Dealing with the loss of interpersonal respect and repairing strained relationships in your career
Wednesday, July 08, 2020
Trust is the foundation for all interpersonal relationships, personal and professional. Trusting and respecting another person cannot be rushed. Trust necessarily develops over time where a pattern of predictable integrity can be established. How long does that take? Sometimes months, sometimes years. It is not an overnight quality to bestow.
And yet a quality that takes so long to be earned can be easily lost in one interaction. Loss of respect occurs when someone doesn’t behave in the manner you have been led to believe.
In my early days as a nurse, I greatly admired Mrs. P. as a respectable senior nurse. I admired her wisdom, and her knowledge, and I considered her the paragon of nurses and aspired to emulate her.
Then one day she crashed off her pedestal by capitulating righteous action in the face of authority. When I saw that she easily surrendered her integrity out of fear, I perceived her differently; timidity was not a quality I had expected from her, and it came as a shock. Sure, she was still an experienced nurse, but her lack of integrity trumped all the qualities I had held in esteem. I saw her integrity as frail, capricious, and easily compromised. A person with weak integrity is not someone I could respect.
Have you ever lost respect for anyone? You thought they were honest but then discovered all the ways they were cheating and stealing. You thought they were spiritually sound but learned they were charlatans. You thought your marriage was secure but ended up being betrayed.
You thought someone had befriended you but was only using you. In all these cases, you ended up hurt and disappointed that the person you had trusted was not worthy of your respect.
There are so many ways to lose hard-won trust. But once lost, is it permanently lost or can it be restored? Can a relationship, marred by loss of respect, be repaired?
To determine that, share with the person about how his actions, or lack of action, has disturbed you as a trust issue. Listen to his rationale for his behavior.
Is it justifiable, excusable, understandable — even if you don’t agree? Is the person penitent or defiant in insisting that you’re making a big deal out of nothing. What is important to you as symbolic of trustworthiness should be important to this person as well. Unless you can agree on the definition of trustworthiness, you cannot have a meaningful interpersonal relationship. One of you will always be disappointed or hurt by the other.
Long ago, I had confronted Mrs. P about that incident which she shrugged off with a smile and dismissed as unimportant. But it was important to me.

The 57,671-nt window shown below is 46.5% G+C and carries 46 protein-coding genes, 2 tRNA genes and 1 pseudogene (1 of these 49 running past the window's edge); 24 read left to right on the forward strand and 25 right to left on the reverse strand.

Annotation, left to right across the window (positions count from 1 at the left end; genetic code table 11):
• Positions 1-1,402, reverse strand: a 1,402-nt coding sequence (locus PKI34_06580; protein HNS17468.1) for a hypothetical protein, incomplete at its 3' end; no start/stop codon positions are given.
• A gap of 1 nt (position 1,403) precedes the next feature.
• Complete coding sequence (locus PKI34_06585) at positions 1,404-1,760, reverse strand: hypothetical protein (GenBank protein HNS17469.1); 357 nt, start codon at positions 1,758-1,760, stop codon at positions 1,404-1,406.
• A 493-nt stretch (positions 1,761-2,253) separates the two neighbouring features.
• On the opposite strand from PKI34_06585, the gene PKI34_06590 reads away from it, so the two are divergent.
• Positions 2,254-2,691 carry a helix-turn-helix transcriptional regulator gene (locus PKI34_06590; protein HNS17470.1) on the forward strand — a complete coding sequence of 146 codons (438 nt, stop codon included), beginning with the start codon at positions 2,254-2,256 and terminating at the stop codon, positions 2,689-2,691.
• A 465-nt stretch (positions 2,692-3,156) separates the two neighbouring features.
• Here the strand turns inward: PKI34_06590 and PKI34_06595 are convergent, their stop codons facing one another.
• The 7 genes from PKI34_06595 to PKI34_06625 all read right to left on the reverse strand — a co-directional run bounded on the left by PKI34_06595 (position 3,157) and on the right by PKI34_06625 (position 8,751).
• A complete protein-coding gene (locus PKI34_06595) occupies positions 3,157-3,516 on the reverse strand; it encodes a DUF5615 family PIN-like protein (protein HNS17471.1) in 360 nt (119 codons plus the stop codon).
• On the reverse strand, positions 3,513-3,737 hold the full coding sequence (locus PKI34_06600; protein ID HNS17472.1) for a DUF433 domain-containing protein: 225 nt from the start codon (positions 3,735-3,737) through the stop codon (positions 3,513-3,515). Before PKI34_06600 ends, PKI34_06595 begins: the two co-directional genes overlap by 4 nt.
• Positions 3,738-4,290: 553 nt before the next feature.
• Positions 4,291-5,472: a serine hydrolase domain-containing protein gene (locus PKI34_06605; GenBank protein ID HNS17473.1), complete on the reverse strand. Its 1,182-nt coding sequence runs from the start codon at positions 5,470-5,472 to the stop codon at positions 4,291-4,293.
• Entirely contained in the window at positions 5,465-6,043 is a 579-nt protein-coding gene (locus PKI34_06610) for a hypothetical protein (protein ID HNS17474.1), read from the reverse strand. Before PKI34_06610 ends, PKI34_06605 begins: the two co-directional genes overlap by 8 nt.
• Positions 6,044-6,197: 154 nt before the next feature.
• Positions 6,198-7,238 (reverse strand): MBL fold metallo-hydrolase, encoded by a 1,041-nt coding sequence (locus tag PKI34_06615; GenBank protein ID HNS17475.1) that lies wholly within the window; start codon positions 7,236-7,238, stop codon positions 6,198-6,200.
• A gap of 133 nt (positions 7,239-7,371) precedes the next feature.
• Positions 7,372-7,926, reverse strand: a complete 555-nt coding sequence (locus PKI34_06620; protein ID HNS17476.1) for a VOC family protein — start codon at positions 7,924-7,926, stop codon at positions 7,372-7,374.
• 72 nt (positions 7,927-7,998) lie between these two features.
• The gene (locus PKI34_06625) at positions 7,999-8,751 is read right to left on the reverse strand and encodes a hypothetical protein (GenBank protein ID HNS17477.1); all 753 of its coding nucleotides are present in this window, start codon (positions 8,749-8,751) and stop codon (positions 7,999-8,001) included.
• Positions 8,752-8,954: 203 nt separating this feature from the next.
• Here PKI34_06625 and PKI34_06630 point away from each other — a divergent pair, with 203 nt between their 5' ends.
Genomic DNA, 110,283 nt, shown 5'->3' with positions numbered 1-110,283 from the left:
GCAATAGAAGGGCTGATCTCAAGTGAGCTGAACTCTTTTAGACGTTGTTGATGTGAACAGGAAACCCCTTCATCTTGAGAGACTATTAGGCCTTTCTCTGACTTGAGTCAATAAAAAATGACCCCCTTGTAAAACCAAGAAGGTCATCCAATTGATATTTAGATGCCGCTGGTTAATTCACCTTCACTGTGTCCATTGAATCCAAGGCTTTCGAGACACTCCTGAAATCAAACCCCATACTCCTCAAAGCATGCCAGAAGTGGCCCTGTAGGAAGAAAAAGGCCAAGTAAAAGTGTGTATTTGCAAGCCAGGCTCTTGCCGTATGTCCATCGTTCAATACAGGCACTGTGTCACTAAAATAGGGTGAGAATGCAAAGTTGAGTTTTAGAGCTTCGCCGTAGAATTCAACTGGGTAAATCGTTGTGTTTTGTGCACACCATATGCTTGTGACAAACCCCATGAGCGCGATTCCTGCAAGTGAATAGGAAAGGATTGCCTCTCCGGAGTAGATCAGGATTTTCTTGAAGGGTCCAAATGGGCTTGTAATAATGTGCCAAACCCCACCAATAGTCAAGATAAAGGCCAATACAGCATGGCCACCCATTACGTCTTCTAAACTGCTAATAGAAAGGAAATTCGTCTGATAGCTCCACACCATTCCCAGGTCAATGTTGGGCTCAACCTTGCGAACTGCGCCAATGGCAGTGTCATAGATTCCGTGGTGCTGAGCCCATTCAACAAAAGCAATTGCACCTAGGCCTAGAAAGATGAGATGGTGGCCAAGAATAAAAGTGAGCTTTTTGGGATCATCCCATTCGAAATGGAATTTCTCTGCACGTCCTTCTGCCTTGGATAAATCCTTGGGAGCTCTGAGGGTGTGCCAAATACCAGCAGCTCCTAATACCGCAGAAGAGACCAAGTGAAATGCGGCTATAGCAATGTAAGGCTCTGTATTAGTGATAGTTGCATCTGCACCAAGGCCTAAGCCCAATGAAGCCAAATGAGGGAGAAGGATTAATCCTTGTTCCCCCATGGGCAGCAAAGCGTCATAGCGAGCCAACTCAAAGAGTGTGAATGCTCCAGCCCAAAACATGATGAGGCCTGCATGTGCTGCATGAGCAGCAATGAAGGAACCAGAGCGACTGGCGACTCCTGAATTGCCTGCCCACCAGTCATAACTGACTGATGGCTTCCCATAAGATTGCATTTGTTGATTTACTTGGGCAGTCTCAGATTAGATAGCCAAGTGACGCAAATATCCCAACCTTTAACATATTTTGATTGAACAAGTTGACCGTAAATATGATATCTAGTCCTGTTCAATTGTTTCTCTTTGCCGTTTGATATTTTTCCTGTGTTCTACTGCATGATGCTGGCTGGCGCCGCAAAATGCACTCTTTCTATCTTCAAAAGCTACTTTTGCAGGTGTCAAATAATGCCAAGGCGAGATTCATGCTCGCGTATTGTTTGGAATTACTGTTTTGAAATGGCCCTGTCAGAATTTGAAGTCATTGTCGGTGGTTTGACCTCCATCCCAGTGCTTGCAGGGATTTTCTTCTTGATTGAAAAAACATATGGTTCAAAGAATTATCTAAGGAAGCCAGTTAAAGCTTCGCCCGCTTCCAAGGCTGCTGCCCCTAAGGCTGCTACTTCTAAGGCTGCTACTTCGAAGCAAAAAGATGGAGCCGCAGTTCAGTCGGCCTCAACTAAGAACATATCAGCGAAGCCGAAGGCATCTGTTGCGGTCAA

Future behavior needs to be evaluated. Was this one incident an anomaly for this person or a revelation of true character? Who among us has never been disappointed in our own actions? There are many times in my own life when I wish had done things differently. It is not fair to hold someone else to a higher standard than we hold ourselves. So it is important to look for a pattern of behavior, just as when you first met this person as a stranger and was evaluating him as worthy of your trust and respect.
I noted that in future incidents where she felt threatened by someone in authority, her integrity was the first casualty. Expedient principles which collapse under pressure are no principles at all.
In Mrs. P.’s case, I came to realize that her behavior in that incident was not a one-off, but truly a manifested character flaw in my opinion.
After I realized that Mrs. P. was unwilling to defend her professed principles, I recovered from my hurt, shock, and disappointment. I learned to be grateful for the incident that revealed her true character which allowed me to more accurately assess her trustworthiness. I could be cordial and professional in my interactions with her because her nursing skills were still valid, and I could respect those.
But I also knew that in any future disputes involving authority figures, I could expect her to hastily retreat behind the safest, least courageous plan of action if she were challenged and stay silent in the face of opposition. I could respect her skills, but not her as a person. There’s a difference. And recognizing that difference allowed me to maintain a professional, collegial relationship.
Recognizing someone’s limitations for trust and respect is integral to your future relationship. It allows you to generally predict a person’s behavior in challenging circumstances. It also demarcates the depth of your relationship. Respect for the person or respect for the skills? It’s exciting when they overlap, but they do not always. That gives you the parameters for the kind of relationship you wish to maintain.
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